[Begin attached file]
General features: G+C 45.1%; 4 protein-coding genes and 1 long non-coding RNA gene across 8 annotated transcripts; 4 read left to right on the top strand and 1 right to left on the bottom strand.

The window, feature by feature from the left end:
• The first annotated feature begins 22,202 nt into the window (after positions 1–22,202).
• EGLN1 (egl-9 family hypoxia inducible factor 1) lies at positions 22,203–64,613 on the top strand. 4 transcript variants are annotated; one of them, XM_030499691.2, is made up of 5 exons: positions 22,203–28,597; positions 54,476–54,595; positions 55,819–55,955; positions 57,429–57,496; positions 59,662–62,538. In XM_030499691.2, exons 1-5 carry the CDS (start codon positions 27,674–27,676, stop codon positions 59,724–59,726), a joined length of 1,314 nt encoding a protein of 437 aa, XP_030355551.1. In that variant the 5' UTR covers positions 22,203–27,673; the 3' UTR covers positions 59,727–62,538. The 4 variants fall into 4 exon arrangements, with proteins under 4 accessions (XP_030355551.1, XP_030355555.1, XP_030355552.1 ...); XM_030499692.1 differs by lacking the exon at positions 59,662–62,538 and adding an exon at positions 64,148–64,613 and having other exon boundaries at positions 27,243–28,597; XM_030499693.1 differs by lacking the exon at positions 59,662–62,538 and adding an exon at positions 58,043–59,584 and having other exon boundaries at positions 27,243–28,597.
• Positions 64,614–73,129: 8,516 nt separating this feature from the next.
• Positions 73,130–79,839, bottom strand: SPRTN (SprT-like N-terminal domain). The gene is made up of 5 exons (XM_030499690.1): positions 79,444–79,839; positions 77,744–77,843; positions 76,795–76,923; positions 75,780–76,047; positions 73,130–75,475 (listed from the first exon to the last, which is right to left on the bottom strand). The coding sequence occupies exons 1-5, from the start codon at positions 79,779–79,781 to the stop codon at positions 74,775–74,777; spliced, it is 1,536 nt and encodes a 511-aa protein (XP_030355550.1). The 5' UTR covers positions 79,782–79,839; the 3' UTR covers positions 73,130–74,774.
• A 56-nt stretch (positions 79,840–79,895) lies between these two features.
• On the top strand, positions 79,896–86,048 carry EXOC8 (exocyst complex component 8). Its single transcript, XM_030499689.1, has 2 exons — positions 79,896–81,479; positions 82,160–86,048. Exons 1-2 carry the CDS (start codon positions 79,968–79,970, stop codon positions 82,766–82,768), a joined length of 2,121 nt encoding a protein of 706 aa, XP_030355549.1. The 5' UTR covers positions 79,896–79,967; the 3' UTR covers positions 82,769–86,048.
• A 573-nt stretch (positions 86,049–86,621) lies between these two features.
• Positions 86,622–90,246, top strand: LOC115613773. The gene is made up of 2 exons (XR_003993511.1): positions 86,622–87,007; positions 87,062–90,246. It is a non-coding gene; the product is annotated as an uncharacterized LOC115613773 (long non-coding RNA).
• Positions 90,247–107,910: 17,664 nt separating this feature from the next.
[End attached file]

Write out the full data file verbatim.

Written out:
General features: G+C 45.1%; 4 protein-coding genes and 1 long non-coding RNA gene across 8 annotated transcripts; 4 read left to right on the top strand and 1 right to left on the bottom strand.

The window, feature by feature from the left end:
• The first annotated feature begins 22,202 nt into the window (after positions 1–22,202).
• EGLN1 (egl-9 family hypoxia inducible factor 1) lies at positions 22,203–64,613 on the top strand. 4 transcript variants are annotated; one of them, XM_030499691.2, is made up of 5 exons: positions 22,203–28,597; positions 54,476–54,595; positions 55,819–55,955; positions 57,429–57,496; positions 59,662–62,538. In XM_030499691.2, exons 1-5 carry the CDS (start codon positions 27,674–27,676, stop codon positions 59,724–59,726), a joined length of 1,314 nt encoding a protein of 437 aa, XP_030355551.1. In that variant the 5' UTR covers positions 22,203–27,673; the 3' UTR covers positions 59,727–62,538. The 4 variants fall into 4 exon arrangements, with proteins under 4 accessions (XP_030355551.1, XP_030355555.1, XP_030355552.1 ...); XM_030499692.1 differs by lacking the exon at positions 59,662–62,538 and adding an exon at positions 64,148–64,613 and having other exon boundaries at positions 27,243–28,597; XM_030499693.1 differs by lacking the exon at positions 59,662–62,538 and adding an exon at positions 58,043–59,584 and having other exon boundaries at positions 27,243–28,597.
• Positions 64,614–73,129: 8,516 nt separating this feature from the next.
• Positions 73,130–79,839, bottom strand: SPRTN (SprT-like N-terminal domain). The gene is made up of 5 exons (XM_030499690.1): positions 79,444–79,839; positions 77,744–77,843; positions 76,795–76,923; positions 75,780–76,047; positions 73,130–75,475 (listed from the first exon to the last, which is right to left on the bottom strand). The coding sequence occupies exons 1-5, from the start codon at positions 79,779–79,781 to the stop codon at positions 74,775–74,777; spliced, it is 1,536 nt and encodes a 511-aa protein (XP_030355550.1). The 5' UTR covers positions 79,782–79,839; the 3' UTR covers positions 73,130–74,774.
• A 56-nt stretch (positions 79,840–79,895) lies between these two features.
• On the top strand, positions 79,896–86,048 carry EXOC8 (exocyst complex component 8). Its single transcript, XM_030499689.1, has 2 exons — positions 79,896–81,479; positions 82,160–86,048. Exons 1-2 carry the CDS (start codon positions 79,968–79,970, stop codon positions 82,766–82,768), a joined length of 2,121 nt encoding a protein of 706 aa, XP_030355549.1. The 5' UTR covers positions 79,896–79,967; the 3' UTR covers positions 82,769–86,048.
• A 573-nt stretch (positions 86,049–86,621) lies between these two features.
• Positions 86,622–90,246, top strand: LOC115613773. The gene is made up of 2 exons (XR_003993511.1): positions 86,622–87,007; positions 87,062–90,246. It is a non-coding gene; the product is annotated as an uncharacterized LOC115613773 (long non-coding RNA).
• Positions 90,247–107,910: 17,664 nt separating this feature from the next.